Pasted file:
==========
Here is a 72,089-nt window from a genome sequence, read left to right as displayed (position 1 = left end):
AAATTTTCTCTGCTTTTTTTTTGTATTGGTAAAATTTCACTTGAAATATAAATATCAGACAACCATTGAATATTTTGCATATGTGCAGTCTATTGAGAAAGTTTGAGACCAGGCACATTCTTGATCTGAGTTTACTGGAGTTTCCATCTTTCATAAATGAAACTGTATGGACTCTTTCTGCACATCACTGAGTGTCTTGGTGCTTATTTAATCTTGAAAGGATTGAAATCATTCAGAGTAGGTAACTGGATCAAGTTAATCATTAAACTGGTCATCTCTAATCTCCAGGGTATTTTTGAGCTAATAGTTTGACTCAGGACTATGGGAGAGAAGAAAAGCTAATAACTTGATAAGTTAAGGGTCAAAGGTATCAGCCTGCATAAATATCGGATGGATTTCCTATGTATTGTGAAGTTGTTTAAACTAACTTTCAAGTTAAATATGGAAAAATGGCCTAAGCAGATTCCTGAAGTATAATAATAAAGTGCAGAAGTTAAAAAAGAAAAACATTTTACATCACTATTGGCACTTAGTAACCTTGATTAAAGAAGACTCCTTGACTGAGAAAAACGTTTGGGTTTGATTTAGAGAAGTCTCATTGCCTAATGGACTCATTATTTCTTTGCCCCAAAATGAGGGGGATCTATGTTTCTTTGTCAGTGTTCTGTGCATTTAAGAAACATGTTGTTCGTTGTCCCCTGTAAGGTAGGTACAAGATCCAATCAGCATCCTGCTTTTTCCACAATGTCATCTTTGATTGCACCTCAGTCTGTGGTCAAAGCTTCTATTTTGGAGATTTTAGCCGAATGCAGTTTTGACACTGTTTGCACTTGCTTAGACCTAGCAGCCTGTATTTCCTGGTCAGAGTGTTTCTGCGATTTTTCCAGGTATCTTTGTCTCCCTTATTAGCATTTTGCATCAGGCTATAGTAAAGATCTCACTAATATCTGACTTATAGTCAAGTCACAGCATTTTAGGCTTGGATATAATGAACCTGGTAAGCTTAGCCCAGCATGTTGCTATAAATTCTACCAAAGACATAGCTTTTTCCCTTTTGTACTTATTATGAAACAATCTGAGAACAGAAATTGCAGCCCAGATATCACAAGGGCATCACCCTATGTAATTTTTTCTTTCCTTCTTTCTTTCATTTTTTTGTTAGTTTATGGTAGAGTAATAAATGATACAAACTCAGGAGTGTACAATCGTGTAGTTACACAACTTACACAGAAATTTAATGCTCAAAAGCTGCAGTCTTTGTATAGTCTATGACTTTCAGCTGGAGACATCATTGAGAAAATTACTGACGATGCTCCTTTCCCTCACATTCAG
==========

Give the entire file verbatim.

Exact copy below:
Here is a 72,089-nt window from a genome sequence, read left to right as displayed (position 1 = left end):
AAATTTTCTCTGCTTTTTTTTTGTATTGGTAAAATTTCACTTGAAATATAAATATCAGACAACCATTGAATATTTTGCATATGTGCAGTCTATTGAGAAAGTTTGAGACCAGGCACATTCTTGATCTGAGTTTACTGGAGTTTCCATCTTTCATAAATGAAACTGTATGGACTCTTTCTGCACATCACTGAGTGTCTTGGTGCTTATTTAATCTTGAAAGGATTGAAATCATTCAGAGTAGGTAACTGGATCAAGTTAATCATTAAACTGGTCATCTCTAATCTCCAGGGTATTTTTGAGCTAATAGTTTGACTCAGGACTATGGGAGAGAAGAAAAGCTAATAACTTGATAAGTTAAGGGTCAAAGGTATCAGCCTGCATAAATATCGGATGGATTTCCTATGTATTGTGAAGTTGTTTAAACTAACTTTCAAGTTAAATATGGAAAAATGGCCTAAGCAGATTCCTGAAGTATAATAATAAAGTGCAGAAGTTAAAAAAGAAAAACATTTTACATCACTATTGGCACTTAGTAACCTTGATTAAAGAAGACTCCTTGACTGAGAAAAACGTTTGGGTTTGATTTAGAGAAGTCTCATTGCCTAATGGACTCATTATTTCTTTGCCCCAAAATGAGGGGGATCTATGTTTCTTTGTCAGTGTTCTGTGCATTTAAGAAACATGTTGTTCGTTGTCCCCTGTAAGGTAGGTACAAGATCCAATCAGCATCCTGCTTTTTCCACAATGTCATCTTTGATTGCACCTCAGTCTGTGGTCAAAGCTTCTATTTTGGAGATTTTAGCCGAATGCAGTTTTGACACTGTTTGCACTTGCTTAGACCTAGCAGCCTGTATTTCCTGGTCAGAGTGTTTCTGCGATTTTTCCAGGTATCTTTGTCTCCCTTATTAGCATTTTGCATCAGGCTATAGTAAAGATCTCACTAATATCTGACTTATAGTCAAGTCACAGCATTTTAGGCTTGGATATAATGAACCTGGTAAGCTTAGCCCAGCATGTTGCTATAAATTCTACCAAAGACATAGCTTTTTCCCTTTTGTACTTATTATGAAACAATCTGAGAACAGAAATTGCAGCCCAGATATCACAAGGGCATCACCCTATGTAATTTTTTCTTTCCTTCTTTCTTTCATTTTTTTGTTAGTTTATGGTAGAGTAATAAATGATACAAACTCAGGAGTGTACAATCGTGTAGTTACACAACTTACACAGAAATTTAATGCTCAAAAGCTGCAGTCTTTGTATAGTCTATGACTTTCAGCTGGAGACATCATTGAGAAAATTACTGACGATGCTCCTTTCCCTCACATTCAG